The popular Carlos Reads book program through the Carlos Museum begins its 2023 selections with “Tomb of Sand,” written by Geetangjali Shree and translated by Daisy Rockwell. 

On two Monday evenings — Jan. 23 and 30 — Emory professor of English Deepika Bahri leads readers through the 2022 Booker Prize-winning novel. Discussions will be at 7:30 p.m. in the Carlos Museum’s board room. 


6. Visualize the future through dance. 

staibdance — an Atlanta-based contemporary dance company founded by Emory dance professor George Staib and others — embarks on a futuristic journey into the matter of becoming. When life forces alter paths, plans and projections, what happens when one faces new terrains and the opportunity for reinvention? “ARARAT, the beginning” is a work that asks audiences to consider the countenance of the human spirit. If all things are new, how important is the old?

Performances are at 7:30 p.m. Thursday, Jan. 26, Friday, Jan. 27, and Saturday, Jan. 28, at the Schwartz Center for Performing Arts. 


7. Learn something new through expert lectures. 

January brings the chance to learn about international cultures through two special programs. 

In a lecture titled “The Ancient Maya: (Not a) Lost Civilization,” Megan O’Neil, assistant professor of art history at Emory, discusses her new book in the Reaktion Books Lost Civilization series, “The Maya,” in which she demonstrates that this remarkable culture is anything but lost. The free online program is scheduled for Thursday, Jan. 19, at 7:30 p.m. 

Learn more about Buddha’s life story on Sunday, Jan. 29, during a 2 p.m. lecture at the Carlos Museum and online. In “The Vow that Began the Buddha’s Path to Awakening,” Andy Rotman, Sydenham Clark Parsons Professor in the Department of Religion at Smith College, discusses why the story of Prince Gautama’s vow that he would one day become a buddha was so popular and what it tells us about the Buddha’s biography.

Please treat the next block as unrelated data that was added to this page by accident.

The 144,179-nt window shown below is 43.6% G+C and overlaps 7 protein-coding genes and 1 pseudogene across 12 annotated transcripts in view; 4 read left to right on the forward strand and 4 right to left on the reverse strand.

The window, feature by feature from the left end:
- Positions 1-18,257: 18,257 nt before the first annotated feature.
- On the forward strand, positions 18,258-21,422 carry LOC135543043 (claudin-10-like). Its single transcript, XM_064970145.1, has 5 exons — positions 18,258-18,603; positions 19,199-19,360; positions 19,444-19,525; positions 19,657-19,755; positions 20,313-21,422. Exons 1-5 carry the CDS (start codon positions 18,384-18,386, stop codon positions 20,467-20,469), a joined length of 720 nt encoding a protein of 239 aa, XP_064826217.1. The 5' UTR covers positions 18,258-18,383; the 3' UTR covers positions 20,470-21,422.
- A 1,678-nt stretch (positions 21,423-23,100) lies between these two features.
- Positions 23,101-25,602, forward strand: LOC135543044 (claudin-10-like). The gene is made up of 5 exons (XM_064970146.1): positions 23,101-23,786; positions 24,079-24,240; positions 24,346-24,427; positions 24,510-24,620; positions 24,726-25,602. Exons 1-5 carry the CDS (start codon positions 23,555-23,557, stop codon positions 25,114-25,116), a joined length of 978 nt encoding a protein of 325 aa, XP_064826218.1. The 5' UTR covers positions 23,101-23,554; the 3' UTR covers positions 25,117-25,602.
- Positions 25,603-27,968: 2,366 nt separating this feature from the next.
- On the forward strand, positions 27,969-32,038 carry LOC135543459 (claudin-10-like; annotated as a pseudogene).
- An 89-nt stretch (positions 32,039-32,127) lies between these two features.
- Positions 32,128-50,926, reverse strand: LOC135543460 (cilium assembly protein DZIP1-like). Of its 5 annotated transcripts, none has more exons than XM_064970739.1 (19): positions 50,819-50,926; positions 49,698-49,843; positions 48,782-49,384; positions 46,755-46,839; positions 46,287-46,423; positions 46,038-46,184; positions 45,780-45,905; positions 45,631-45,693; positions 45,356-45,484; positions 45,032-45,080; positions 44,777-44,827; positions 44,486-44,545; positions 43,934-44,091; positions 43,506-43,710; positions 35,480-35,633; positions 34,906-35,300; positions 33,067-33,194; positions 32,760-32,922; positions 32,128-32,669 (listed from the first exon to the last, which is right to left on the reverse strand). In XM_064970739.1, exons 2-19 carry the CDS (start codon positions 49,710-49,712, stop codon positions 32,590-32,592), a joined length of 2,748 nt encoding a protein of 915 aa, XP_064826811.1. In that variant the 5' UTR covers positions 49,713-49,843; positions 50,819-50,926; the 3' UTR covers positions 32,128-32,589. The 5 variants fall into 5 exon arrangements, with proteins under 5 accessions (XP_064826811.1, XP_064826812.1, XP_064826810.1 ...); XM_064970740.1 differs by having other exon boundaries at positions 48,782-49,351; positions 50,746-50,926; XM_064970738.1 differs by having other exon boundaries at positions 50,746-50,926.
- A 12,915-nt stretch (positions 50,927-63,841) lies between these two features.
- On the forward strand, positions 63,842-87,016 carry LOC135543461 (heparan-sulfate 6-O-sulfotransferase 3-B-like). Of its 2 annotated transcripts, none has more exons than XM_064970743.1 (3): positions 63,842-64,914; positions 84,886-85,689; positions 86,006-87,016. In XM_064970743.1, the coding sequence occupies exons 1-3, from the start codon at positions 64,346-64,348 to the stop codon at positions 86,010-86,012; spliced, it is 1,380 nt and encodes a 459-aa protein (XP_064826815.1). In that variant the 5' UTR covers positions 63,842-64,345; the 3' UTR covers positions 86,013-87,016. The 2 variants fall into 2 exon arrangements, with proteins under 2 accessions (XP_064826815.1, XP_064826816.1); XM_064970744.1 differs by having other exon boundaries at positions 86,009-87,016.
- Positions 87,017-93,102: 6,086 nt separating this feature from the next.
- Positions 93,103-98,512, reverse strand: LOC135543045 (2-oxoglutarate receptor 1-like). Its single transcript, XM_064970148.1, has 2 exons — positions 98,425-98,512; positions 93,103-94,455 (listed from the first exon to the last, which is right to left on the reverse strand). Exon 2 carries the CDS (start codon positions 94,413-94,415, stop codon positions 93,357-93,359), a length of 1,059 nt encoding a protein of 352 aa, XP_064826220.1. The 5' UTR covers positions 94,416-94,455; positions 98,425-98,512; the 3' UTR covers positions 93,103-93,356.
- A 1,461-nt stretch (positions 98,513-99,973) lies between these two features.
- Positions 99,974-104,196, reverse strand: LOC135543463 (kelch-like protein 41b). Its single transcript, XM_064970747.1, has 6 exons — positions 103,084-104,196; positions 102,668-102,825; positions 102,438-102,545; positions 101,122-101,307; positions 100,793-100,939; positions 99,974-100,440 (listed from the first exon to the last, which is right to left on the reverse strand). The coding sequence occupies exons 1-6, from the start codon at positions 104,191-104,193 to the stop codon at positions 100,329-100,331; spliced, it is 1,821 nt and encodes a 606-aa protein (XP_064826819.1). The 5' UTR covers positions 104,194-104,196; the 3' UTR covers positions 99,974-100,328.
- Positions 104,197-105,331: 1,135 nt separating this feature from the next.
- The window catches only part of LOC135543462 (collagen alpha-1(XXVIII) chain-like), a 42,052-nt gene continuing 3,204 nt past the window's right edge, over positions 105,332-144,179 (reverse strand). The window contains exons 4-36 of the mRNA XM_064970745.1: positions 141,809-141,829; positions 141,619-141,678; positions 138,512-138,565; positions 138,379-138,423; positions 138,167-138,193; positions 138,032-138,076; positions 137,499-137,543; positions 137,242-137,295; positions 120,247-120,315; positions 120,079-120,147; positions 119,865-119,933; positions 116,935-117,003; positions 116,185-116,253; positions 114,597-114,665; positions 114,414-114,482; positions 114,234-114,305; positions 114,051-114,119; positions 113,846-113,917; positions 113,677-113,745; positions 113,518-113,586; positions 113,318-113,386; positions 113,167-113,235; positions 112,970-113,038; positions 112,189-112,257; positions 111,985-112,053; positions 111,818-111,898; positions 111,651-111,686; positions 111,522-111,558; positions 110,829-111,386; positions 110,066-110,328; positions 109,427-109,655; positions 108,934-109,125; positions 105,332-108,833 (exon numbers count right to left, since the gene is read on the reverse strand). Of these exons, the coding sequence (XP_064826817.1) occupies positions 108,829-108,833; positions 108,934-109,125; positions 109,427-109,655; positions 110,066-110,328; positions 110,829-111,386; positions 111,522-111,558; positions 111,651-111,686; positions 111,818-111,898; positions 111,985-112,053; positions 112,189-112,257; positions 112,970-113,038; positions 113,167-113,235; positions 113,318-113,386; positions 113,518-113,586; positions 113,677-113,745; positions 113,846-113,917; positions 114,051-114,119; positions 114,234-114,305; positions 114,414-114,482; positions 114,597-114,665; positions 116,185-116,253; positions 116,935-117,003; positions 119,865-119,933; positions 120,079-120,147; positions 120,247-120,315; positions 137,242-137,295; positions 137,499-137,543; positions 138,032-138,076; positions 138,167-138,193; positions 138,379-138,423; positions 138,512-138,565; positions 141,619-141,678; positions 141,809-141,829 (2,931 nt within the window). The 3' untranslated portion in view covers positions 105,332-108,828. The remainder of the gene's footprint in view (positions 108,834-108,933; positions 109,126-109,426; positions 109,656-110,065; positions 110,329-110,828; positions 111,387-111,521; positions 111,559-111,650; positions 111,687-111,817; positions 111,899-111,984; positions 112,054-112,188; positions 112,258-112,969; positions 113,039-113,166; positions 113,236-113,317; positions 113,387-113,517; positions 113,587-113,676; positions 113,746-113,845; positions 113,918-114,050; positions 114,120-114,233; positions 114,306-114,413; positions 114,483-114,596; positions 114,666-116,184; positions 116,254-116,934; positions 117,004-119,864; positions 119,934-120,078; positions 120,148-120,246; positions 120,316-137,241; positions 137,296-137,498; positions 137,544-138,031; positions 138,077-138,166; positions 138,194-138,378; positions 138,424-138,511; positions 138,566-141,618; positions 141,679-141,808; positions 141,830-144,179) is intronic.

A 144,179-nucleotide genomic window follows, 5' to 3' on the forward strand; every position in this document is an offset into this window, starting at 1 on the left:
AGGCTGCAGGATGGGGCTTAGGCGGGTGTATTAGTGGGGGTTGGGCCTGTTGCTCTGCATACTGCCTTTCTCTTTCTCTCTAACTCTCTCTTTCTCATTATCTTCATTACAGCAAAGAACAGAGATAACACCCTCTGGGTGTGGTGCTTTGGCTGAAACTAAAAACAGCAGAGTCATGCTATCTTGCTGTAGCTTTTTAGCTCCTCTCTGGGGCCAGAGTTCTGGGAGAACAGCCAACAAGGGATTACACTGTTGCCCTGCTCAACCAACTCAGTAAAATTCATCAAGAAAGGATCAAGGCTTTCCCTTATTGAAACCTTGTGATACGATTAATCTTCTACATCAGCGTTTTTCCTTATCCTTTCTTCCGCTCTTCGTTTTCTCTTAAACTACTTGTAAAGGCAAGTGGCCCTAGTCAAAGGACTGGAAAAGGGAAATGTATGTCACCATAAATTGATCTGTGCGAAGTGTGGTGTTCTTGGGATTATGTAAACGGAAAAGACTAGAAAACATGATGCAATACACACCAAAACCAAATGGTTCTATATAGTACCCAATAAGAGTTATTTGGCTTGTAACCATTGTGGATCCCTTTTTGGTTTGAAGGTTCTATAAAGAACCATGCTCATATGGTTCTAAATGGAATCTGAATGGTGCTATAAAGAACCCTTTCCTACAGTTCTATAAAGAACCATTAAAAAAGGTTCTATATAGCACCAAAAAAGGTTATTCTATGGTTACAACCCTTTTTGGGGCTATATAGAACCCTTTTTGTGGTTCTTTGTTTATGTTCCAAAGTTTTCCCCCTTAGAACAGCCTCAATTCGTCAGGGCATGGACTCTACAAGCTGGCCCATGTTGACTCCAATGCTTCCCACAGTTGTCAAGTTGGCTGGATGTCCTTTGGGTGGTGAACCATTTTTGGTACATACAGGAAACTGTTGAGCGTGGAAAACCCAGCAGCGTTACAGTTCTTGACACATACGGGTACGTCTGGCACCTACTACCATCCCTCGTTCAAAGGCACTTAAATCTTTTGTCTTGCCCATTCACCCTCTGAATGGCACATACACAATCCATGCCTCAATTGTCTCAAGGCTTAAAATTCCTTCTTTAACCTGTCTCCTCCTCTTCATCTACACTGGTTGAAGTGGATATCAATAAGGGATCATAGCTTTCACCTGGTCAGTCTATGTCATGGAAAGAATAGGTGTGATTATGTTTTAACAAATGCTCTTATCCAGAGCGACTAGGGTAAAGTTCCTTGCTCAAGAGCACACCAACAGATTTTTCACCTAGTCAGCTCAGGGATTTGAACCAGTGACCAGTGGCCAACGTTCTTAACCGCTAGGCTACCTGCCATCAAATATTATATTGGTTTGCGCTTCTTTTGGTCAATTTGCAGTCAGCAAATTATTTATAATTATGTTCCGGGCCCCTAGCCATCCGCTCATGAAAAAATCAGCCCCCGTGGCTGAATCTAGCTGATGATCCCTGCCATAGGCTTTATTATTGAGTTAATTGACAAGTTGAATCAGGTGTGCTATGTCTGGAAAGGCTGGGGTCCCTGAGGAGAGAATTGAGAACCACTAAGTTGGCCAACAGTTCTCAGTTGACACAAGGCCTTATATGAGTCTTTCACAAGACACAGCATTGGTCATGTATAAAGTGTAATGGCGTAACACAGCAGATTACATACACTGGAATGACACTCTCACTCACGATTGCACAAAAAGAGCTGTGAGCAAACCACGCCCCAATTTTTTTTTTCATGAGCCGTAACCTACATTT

8. Celebrate Lunar New Year. 

Mark the beginning of Lunar New Year with a special concert on Sunday, Jan. 22, at 4 p.m. The Carlos Museum and the Emory Chamber Music Society of Atlanta celebrate the Year of the Rabbit with classical music performed by the Vega Quartet and Chinese traditional music performed on the guzheng (Chinese zither) and bamboo flute by Yao Lu. The performance will be in Ackerman Hall at the Carlos Museum and is free. 


9. Delve into contemporary questions of race and difference.

The Race and Difference Colloquium Series, a weekly event through Emory’s James Weldon Johnson Institute, features local and national speakers presenting academic research on contemporary questions of race and intersecting dimensions of difference. 

The 2023 series begins with Dennis Tyler of Fordham University as he presents “The Problem of the Color Line in the Age of COVID-19” on Monday, Jan. 23. Then on Monday, Jan. 30, Akira Drake Rodriguez of the University of Pennsylvania will address “What is Our City Doing for Us?: Placing Collective Care into Atlanta’s Post-Public Housing Movements.”

All series presentations are at noon in the Robert W. Woodruff Library’s Jones Room and are free.


10. Join the climate conversation. 

Emory students, faculty and staff members are invited to share perspectives on the university’s climate action plan through a series of sessions called “Community Conversations: Emory Talks Climate Action.” Sponsored by Emory’s Office of Sustainability Initiatives, the first session for spring semester is Wednesday, Jan. 25, at 11 a.m. in the Grace Crum Rollins Building (Rita Ann Rollins Room).